BCS, BSc, MSc, DPhil (Oxford)

Academic background

I was an undergraduate at Carleton University in Ottawa, Canada during the early 2000s. There I concurrently completed two four year Bachelors: one in Computer Science and one in Mathematics and Physics. I then did a one year Master’s in Engineering Physics at Technische Universität München. In 2008, I moved to Oxford for a DPhil in Theoretical Physics at Lady Margaret Hall, which I finished in 2012. I was a Junior Research Fellow at Christ Church from 2012 to 2016.

When Christ Church began offering Computer Science, I returned as a Lecturer in 2018 and have steadily grown the subject from our very first students. I’m from the Great White North (Canada, eh), but now call Oxford home.

Undergraduate teaching

I’ve taught almost everything! Though I most often tutor the courses that involve programming and algorithms. I also advise our students on their vacation projects. I strongly believe in learning by doing, and there is nothing better for that than the tutorial system at Oxford.

Outside of Christ Church, I’m involved in the entrepreneurship ecosystem generally and at the Saïd Business School. I lecture in entrepreneurship courses and advise Oxford-based startups.

Research interests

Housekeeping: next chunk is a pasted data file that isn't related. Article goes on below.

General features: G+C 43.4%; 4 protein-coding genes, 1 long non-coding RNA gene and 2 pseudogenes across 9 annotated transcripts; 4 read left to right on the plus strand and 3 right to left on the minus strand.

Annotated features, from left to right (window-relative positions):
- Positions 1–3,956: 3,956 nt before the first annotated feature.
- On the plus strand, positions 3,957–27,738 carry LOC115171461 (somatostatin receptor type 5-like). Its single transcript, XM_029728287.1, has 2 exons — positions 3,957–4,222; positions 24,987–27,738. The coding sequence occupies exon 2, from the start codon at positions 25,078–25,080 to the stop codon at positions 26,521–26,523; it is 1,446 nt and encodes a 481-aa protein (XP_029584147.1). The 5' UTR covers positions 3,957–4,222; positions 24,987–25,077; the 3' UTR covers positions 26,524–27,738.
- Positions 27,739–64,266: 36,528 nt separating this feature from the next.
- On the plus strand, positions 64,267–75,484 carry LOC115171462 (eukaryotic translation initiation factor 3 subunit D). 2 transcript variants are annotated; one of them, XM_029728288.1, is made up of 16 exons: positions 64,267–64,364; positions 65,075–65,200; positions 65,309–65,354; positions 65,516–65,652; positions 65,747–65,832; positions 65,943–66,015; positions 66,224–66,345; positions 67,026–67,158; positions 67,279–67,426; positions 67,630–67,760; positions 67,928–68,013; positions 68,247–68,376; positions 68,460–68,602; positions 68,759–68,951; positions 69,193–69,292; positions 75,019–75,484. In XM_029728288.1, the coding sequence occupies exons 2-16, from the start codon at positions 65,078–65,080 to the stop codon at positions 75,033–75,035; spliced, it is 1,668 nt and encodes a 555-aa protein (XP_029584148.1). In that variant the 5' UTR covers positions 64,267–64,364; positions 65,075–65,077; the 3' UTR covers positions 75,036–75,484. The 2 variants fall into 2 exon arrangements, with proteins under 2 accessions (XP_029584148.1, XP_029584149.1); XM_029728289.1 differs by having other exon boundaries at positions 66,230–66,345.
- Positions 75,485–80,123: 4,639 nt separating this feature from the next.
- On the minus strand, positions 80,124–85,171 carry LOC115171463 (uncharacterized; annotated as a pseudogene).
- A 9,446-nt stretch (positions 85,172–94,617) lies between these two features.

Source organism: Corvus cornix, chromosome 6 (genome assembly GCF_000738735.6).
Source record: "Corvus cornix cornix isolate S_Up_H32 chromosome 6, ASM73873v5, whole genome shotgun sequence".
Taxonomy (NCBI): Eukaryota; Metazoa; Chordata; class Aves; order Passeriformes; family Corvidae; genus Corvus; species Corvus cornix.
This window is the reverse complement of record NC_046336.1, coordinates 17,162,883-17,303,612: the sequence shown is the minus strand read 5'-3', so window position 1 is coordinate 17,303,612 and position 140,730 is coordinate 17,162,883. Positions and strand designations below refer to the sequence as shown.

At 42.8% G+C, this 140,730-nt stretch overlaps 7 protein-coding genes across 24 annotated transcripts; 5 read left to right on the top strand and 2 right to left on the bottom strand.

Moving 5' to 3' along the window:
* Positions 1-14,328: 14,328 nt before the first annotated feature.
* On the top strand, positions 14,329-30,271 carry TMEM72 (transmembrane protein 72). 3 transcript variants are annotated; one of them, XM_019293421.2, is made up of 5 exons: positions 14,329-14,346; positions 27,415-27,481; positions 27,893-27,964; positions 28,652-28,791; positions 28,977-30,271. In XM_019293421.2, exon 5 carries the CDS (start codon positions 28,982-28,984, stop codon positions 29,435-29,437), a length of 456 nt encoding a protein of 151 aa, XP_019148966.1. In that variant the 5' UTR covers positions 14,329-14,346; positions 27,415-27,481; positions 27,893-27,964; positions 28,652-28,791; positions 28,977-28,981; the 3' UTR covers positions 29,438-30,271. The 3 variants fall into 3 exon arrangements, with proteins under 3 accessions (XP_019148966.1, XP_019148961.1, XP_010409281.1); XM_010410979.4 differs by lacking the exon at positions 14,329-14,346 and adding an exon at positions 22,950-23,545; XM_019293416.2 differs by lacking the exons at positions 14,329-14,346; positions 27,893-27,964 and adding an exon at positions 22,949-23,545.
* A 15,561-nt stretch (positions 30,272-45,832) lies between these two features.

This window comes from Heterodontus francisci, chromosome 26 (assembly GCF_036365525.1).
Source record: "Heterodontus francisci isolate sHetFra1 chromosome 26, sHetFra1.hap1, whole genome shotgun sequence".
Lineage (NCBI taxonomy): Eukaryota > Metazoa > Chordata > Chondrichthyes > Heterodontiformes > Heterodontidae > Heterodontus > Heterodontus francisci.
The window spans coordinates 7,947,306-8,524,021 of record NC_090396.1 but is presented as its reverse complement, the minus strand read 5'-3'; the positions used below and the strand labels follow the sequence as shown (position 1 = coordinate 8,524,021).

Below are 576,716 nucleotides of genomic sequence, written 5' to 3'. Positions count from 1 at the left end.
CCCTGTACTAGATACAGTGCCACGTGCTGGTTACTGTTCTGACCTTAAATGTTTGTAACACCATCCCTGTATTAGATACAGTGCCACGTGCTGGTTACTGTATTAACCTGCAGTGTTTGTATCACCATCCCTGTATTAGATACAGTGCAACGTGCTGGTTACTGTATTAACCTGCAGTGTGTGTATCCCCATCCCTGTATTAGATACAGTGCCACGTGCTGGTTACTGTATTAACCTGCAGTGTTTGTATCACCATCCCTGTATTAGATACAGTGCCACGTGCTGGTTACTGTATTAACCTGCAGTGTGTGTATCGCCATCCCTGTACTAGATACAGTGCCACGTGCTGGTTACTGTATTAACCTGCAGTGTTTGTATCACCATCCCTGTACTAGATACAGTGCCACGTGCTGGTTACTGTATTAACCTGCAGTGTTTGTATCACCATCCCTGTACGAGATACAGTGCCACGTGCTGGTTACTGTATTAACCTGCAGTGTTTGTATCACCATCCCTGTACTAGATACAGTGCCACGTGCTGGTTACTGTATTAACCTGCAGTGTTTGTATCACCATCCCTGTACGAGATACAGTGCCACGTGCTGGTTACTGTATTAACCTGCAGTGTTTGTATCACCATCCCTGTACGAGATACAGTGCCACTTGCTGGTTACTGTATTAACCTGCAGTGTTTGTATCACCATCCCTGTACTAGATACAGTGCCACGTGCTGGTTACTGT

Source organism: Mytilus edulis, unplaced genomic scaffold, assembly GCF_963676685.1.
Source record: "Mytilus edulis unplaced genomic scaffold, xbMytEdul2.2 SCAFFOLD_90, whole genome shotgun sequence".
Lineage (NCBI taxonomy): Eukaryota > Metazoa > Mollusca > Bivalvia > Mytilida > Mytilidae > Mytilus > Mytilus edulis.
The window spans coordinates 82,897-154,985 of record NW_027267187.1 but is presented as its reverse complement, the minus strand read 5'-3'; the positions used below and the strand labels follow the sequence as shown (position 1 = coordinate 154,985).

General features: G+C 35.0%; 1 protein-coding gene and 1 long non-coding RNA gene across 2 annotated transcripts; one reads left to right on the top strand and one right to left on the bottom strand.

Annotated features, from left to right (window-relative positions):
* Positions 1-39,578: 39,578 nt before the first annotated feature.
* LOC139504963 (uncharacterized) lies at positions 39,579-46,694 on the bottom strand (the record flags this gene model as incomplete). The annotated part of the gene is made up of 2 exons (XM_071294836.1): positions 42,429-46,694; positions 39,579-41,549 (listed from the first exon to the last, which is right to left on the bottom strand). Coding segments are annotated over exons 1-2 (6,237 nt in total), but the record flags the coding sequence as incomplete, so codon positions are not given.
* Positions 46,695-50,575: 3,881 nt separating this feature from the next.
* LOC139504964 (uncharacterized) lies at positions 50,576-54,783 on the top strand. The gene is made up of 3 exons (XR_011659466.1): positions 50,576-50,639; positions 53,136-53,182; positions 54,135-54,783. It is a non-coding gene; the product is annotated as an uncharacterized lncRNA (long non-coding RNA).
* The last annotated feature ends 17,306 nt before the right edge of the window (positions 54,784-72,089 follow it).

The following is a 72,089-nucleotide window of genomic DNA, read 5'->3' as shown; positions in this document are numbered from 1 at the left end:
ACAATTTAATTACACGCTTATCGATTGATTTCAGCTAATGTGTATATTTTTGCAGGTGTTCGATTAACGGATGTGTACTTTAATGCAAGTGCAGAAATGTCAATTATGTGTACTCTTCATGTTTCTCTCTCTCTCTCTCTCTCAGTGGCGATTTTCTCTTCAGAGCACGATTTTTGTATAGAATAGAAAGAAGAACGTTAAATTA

I’m both a computer scientist and a physicist. Originally I was a statistical physicist, the kind you would find deeply engrossed in Landau and Lifshitz’s “Course of Theoretical Physics”. My focus was biophysics, specifically stochastic processes. For my DPhil thesis, I showed that certain soft matter systems naturally give rise to non-Gaussian fluctuations by deriving their probability distribution from first principles and reconciling some unexplained experiments. During my time as a Junior Research Fellow, I began to specialise in physical optics, scattering, and holography.

Throughout I’ve also worked on several open-source libraries in the Python ecosystem. A particular interest of mine is numerical computing and array-oriented programming, and I can tell you more about the NumPy source code then you’ll ever need!

These days, I design and build embedded devices that measure the three-dimensional shape and material composition of cell populations in real time. Such devices are used commercially for analysis and control in pharmaceutical manufacturing. While the underlying physics is electromagnetic scattering, the modern toolkit of optimisation and, yes, machine learning is increasingly an enabling factor. On any given day, you might find me training a deep neural network, manipulating partial differential equations, or debugging asynchronous low-level code!